You could spend up to 8 hours today purchasing fuel, How to buy Fuel


According to independent research conducted by Nairametrics over the

weekend and last week, the typical motorist in cities like Lagos and Abuja will probably need to wait up to 8 hours today to buy petrol. 

Peak periods: According to Nairametrics, from Monday through Sunday, between the hours of 4 am and 7:30 pm, the following peak periods, which denote longer hours at filling stations at various locations in Lagos and Abuja, are: 


5:00 a.m. to 9:00 a.m. 

12 p.m. to 2 p.m.

5 am to 10 am

12 noon to 2 pm

4 pm to 7 pm


5 am to 9:30 am

11:30 am to 2 pm

3:30 pm to 7 pm


4 am to 10:30 am

12 noon to 3 pm

3 pm to 7 pm


4 am to 12 noon

1 pm to 7 pm


4 am to 12 noon

1 pm to 7:30 pm


8 am to 12 noon

2 pm to 7:30 pm

Growing trends

The Nigerian National Petroleum Company (NNPC) owns filling stations throughout Abuja, including those in the suburbs of Kubwa, Karu, and Wuse. These stations typically sell fuel from dawn until dusk, giving drivers the opportunity to purchase it for N180 per liter. 

Auwal Mohammed, a government worker in Lagos, told Nairametrics that he exclusively purchases petrol from NNPC since their rates are lower than those of other stations, but that doing so costs him a lot of time due of the longer NNPC lines. However, given the price they are charging, he can ultimately fill up his tank.
Customers at NNPC stations can wait in line for up to 8 hours without moving, as noted by Nairametrics, which reduces productivity. Some drivers have occasionally been forced to miss work in order to collect fuel directly from filling stations.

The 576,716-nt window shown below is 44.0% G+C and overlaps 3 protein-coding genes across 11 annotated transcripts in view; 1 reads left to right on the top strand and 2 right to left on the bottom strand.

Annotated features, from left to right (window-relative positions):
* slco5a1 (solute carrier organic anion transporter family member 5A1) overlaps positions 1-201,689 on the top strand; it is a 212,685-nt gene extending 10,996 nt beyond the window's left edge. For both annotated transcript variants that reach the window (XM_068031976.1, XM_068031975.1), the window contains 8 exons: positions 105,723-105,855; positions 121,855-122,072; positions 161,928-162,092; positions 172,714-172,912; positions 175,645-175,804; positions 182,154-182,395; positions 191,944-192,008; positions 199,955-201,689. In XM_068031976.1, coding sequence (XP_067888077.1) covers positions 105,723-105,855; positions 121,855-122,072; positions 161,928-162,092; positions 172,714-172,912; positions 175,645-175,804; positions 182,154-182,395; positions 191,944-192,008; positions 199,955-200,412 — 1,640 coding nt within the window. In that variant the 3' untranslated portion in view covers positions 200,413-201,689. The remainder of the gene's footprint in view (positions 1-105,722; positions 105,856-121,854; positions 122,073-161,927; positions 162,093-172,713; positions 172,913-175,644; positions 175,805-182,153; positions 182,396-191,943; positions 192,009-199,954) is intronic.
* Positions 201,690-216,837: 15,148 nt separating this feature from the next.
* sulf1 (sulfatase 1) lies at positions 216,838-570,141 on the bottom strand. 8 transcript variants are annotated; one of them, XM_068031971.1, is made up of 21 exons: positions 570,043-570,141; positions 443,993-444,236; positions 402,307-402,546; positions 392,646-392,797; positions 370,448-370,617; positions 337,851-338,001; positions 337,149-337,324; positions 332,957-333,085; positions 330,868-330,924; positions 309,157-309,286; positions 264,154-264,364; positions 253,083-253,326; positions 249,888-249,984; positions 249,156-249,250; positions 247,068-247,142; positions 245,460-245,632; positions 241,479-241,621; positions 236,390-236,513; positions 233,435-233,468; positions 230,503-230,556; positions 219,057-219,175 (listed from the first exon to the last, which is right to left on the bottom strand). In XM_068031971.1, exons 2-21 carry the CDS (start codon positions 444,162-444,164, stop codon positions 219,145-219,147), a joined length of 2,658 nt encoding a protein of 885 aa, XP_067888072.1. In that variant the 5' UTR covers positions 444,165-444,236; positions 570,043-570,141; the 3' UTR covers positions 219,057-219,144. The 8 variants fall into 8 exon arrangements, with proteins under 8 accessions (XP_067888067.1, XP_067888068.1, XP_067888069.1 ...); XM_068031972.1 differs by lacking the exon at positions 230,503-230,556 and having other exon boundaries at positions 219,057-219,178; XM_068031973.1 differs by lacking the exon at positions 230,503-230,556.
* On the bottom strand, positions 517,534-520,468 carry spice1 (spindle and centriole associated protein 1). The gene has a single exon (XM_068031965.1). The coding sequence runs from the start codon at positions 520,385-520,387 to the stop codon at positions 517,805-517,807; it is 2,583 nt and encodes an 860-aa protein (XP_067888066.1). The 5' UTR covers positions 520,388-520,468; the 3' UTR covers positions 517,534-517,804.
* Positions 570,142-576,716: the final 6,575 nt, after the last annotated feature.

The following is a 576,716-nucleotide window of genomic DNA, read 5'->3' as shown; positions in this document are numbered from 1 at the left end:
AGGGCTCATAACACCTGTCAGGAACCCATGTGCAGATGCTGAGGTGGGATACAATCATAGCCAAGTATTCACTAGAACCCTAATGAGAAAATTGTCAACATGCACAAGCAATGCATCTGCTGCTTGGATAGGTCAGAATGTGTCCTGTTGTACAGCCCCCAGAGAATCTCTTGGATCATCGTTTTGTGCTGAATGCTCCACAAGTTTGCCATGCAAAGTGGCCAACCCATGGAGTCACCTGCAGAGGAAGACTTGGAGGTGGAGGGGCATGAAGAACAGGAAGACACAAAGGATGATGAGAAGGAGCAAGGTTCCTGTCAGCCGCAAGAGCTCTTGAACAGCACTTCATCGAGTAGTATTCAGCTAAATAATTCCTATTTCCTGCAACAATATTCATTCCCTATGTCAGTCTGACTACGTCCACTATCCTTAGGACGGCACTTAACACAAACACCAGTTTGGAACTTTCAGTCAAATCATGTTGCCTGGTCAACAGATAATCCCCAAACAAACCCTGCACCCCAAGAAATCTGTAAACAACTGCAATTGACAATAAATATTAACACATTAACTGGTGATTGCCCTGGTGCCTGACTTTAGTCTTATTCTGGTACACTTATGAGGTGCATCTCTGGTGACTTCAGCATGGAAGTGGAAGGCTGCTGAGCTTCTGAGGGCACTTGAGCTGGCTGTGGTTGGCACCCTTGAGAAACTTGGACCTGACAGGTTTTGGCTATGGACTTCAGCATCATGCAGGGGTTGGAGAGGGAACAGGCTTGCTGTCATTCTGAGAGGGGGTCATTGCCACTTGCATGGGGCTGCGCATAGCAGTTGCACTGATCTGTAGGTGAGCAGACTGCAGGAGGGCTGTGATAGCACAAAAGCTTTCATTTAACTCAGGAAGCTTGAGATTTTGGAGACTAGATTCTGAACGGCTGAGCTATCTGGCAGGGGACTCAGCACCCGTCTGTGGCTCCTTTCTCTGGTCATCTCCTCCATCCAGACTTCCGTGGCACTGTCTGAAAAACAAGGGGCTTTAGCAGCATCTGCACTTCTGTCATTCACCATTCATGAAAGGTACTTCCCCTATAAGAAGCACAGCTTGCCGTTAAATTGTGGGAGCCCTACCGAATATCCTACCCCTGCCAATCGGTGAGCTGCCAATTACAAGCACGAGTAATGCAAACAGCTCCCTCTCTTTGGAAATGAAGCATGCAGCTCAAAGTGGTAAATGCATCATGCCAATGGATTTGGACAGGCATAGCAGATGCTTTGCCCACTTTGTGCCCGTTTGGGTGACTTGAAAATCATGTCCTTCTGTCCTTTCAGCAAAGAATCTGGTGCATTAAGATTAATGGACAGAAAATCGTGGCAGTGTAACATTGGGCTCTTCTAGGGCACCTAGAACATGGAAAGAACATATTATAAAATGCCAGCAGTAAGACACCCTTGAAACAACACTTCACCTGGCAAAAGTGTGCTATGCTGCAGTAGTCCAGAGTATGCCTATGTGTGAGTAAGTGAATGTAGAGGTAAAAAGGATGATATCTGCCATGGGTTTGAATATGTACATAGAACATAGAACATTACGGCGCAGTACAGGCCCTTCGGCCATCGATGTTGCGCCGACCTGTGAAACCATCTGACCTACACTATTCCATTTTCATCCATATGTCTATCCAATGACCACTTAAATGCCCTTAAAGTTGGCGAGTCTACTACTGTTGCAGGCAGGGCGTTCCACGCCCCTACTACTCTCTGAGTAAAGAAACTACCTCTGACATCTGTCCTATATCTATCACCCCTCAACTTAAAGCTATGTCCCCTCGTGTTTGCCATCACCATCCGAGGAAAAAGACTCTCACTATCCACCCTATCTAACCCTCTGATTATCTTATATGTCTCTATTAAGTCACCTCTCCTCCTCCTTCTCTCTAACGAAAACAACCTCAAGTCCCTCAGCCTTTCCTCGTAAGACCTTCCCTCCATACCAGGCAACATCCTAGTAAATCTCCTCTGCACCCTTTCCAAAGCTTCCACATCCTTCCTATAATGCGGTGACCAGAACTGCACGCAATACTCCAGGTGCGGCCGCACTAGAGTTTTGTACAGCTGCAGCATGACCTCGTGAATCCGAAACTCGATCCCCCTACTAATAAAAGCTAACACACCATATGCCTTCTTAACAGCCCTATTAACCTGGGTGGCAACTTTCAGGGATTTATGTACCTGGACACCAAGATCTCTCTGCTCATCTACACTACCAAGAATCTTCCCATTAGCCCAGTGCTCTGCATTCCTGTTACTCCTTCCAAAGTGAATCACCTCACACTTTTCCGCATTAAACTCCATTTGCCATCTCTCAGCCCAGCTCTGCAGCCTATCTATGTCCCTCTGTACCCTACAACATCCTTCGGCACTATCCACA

Nigerians are leaving their cars at home: Some have tried to use the public transportation system without their vehicles but have run into excessive costs because of the lack of fuel. When he commuted to work from Mararaba to Garki Area 8 by public transit, Tunde O, an Abuja-based driver who spoke with Nairametrics, left his car at home. He claimed that the Hiace bus drivers he hires charge him an average of N1000 for his daily travels.

Some filling stations are not serving motorists: Nairametrics also noticed that some filling stations usually lock up during supposed work hours. It was revealed that owners/managers of these stations restrict sales due to the exorbitant prices they have to pay to private depot owners to get fuel. Nairametrics had earlier reported that private depot owners sell fuel to independent marketers at N195 to N210 per liter, as opposed to N148 per liter. Private depot owners are complaining about the cost of transportation from the mother vessel to their private depots because of the escalation of the cost of the dollar, as they buy their dollars at the black-market rate.

Nigerians are desensitized: Nigerians are stressed out from the fuel scarcity challenge, however, there are scarce complaints across the board. Chukwudi Nelson, a commercial driver in Lagos told Nairametrics that Nigerians are no longer complaining because they know that the powers that be do not care, so they just tighten their belts and move on.

For the record: November 23 data from the Nigerian Midstream and Downstream Petroleum Regulatory Authority (NMDPRA) shows that the country had over 388 million liters of land-based stock of fuel as of November 22, 2022.


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